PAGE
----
• Cultural: Data about cultural works and artifacts — for example, titles and authors — generally collected and held by galleries, libraries, archives and museums.
  • Science: Data that is produced as part of scientific research from astronomy to zoology.
  • Finance: Data such as government accounts (expenditure and revenue) and information on financial markets (stocks, shares, bonds etc).
  • Statistics: Data produced by statistical offices such as the census and key socioeconomic indicators.
  • Weather: The many types of information used to understand and predict the weather and climate.
  • Environment: Information related to the natural environment such presence and level of pollutants.
  • Transport: Data such as timetables, routes, on-time statistics.

3. One Million Code Girls – Ashiraf Sebandekke

Since our event was focusing on Open Science and how to engage girls in Science, Technology, Engineering, and Mathematics (STEM). We had Ashiraf who presented to us about his experience working with girls on coding on the One Million Code Girls, a project of Google developers group Makerere University Business (MUBs – GDG) School that aims at training up to one million girls, coding through different programming languages including Scratch, Java, Java Script, e.t.c.  Ashiraf explained the different experiences as the project lead comparing two schools, one mixed secondary school (both boys and girls) and the other single school (girls only) and how they embarrassed the program. He observed that the girls-only schools were more conducive to learning than those in the mixed schools, as some students in the latter feel inferior, thinking science subjects are for boys; but altogether the students managed to change their mindset through the carrier guidance lectures given to them by the project facilitator and they expect to balance other subjects with science and technology.

SAM_1823

4. Why Open Data – Mr. Joseph Elunya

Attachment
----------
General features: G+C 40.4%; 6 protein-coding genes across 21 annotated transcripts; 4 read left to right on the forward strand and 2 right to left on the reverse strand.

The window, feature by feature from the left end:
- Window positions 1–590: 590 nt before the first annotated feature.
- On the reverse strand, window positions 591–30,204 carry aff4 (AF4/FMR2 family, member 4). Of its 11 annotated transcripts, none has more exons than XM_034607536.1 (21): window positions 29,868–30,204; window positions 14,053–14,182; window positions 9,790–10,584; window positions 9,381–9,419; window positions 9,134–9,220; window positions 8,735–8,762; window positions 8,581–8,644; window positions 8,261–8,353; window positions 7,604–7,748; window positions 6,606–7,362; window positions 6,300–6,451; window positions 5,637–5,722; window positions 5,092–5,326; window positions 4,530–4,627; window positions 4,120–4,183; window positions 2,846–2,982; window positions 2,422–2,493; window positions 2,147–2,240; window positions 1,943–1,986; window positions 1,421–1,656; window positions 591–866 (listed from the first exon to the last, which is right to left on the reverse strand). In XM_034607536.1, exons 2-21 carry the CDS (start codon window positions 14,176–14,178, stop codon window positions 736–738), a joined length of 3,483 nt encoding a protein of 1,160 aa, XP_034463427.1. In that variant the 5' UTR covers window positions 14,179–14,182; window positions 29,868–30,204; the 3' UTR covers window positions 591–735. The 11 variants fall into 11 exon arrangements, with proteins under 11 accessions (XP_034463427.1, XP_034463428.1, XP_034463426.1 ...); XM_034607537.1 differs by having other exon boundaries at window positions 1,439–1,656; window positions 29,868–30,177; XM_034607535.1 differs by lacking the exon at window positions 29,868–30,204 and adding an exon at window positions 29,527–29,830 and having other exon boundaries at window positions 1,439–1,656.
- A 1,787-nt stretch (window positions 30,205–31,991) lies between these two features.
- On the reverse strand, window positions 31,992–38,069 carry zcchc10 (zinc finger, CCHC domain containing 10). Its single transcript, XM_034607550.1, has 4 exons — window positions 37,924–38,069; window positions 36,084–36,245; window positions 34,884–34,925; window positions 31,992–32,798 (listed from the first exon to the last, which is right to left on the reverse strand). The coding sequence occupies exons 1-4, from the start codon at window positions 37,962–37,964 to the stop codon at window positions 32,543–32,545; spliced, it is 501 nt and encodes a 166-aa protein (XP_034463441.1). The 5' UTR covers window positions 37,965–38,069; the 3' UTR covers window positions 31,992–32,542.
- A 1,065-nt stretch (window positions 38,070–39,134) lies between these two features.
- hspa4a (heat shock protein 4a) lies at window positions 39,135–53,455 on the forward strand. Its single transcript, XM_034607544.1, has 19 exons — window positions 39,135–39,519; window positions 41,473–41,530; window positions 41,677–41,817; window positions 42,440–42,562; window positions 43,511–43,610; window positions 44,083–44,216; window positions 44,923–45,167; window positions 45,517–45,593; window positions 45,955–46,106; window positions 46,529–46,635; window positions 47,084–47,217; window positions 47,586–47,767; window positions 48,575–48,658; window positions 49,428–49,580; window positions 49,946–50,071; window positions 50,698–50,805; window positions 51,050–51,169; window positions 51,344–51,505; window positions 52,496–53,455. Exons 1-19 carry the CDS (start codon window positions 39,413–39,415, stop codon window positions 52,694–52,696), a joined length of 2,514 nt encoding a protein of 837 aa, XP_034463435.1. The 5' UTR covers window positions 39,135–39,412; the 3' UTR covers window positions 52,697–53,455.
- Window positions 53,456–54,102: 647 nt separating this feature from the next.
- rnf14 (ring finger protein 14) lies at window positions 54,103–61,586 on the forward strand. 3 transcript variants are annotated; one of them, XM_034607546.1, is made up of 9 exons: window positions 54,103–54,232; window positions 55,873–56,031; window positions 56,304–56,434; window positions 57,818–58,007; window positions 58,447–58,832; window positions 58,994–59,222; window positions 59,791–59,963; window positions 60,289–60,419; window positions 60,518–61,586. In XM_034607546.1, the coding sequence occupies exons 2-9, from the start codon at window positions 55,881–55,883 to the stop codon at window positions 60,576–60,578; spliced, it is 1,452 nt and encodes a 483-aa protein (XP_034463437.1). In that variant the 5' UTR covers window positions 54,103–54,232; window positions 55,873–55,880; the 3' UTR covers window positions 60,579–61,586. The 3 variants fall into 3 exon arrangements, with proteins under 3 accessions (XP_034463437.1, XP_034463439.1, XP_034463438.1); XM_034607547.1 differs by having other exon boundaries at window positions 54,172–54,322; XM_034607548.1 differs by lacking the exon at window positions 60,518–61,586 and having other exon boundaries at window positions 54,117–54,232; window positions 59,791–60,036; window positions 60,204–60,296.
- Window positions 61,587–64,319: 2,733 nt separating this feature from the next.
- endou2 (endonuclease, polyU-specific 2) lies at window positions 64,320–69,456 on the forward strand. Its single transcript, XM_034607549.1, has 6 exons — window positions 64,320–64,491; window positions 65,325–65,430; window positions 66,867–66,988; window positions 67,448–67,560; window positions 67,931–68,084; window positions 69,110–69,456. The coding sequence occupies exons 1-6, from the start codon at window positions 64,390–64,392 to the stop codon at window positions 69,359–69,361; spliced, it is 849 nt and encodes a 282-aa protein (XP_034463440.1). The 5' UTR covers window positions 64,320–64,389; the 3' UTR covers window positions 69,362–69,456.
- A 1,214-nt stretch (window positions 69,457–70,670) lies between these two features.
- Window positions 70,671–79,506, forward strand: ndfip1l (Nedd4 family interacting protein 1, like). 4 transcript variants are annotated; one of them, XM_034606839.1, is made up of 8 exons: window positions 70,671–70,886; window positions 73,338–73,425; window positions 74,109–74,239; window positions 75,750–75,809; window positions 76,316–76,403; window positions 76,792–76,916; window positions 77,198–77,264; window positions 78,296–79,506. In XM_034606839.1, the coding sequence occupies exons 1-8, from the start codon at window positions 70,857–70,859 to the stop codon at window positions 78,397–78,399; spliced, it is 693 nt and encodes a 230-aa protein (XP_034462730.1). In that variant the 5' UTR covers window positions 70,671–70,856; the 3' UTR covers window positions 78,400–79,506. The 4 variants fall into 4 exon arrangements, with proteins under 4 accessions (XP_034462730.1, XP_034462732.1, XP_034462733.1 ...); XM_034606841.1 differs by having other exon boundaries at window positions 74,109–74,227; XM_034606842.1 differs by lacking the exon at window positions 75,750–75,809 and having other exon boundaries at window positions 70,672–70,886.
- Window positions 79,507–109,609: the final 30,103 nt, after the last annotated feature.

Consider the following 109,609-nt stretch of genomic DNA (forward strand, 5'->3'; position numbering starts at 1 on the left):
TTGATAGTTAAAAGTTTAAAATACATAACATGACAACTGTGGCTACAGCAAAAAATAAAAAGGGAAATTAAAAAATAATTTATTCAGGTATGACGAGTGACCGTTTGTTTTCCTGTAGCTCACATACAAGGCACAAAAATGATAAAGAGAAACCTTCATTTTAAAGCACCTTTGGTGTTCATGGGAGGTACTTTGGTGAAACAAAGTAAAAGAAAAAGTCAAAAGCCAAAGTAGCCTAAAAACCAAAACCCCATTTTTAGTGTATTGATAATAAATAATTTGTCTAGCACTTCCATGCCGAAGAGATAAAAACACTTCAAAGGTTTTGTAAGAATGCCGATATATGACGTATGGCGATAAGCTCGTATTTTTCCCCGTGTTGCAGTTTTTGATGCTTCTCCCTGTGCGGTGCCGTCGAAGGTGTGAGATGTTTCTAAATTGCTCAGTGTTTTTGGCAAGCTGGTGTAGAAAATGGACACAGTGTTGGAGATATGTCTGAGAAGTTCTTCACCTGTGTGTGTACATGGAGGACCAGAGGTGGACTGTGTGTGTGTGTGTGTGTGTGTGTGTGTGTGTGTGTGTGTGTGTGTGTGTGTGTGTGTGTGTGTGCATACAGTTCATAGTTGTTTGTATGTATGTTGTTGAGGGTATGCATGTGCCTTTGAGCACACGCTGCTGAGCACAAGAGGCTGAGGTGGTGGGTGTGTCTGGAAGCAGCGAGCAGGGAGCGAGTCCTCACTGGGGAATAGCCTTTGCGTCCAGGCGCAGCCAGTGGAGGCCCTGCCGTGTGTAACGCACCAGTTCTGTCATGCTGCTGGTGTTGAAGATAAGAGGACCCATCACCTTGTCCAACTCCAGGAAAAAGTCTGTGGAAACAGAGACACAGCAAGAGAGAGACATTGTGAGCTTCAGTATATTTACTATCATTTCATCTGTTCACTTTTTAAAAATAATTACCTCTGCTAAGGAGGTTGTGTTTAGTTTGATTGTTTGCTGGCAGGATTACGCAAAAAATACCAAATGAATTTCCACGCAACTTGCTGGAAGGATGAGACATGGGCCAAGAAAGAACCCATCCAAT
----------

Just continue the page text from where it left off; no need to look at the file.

This year we also had an opportunity to hear a presentation from Mr. Elunya a data Journalist from Media Initiative for open governance and Reality Check Uganda who explained to us the why data should be open and not restricted to patents and copyrights as follows; Transparency. In a well-functioning, democratic society citizens need to know what their government is doing. To do that, they must be able freely to access government data and information and to share that information with other citizens. Transparency isn’t just about access, it is also about sharing and reuse — often, to understand material it needs to be analyzed and visualized. This requires that the material be open so that it can be freely used and reused. Regarding the release of social and commercial value: in a digital age, data is a key resource for social and commercial activities. Everything from finding your local post office to building a search engine requires access to data, much of which is created or held by governments. By opening up data, governments can help drive the creation of innovative business and services that deliver social and commercial value. Participation and engagement – participatory governance or, for businesses and organizations, engaging with your users and audience. Much of the time citizens are only able to engage with their own governance sporadically — maybe just at an election every 4 or 5 years. By opening up data, citizens are enabled to be much more directly informed and involved in decision-making. This is more than transparency: it’s about making a full “read/write” society, not just about knowing what is happening in the process of governance but being able to contribute to it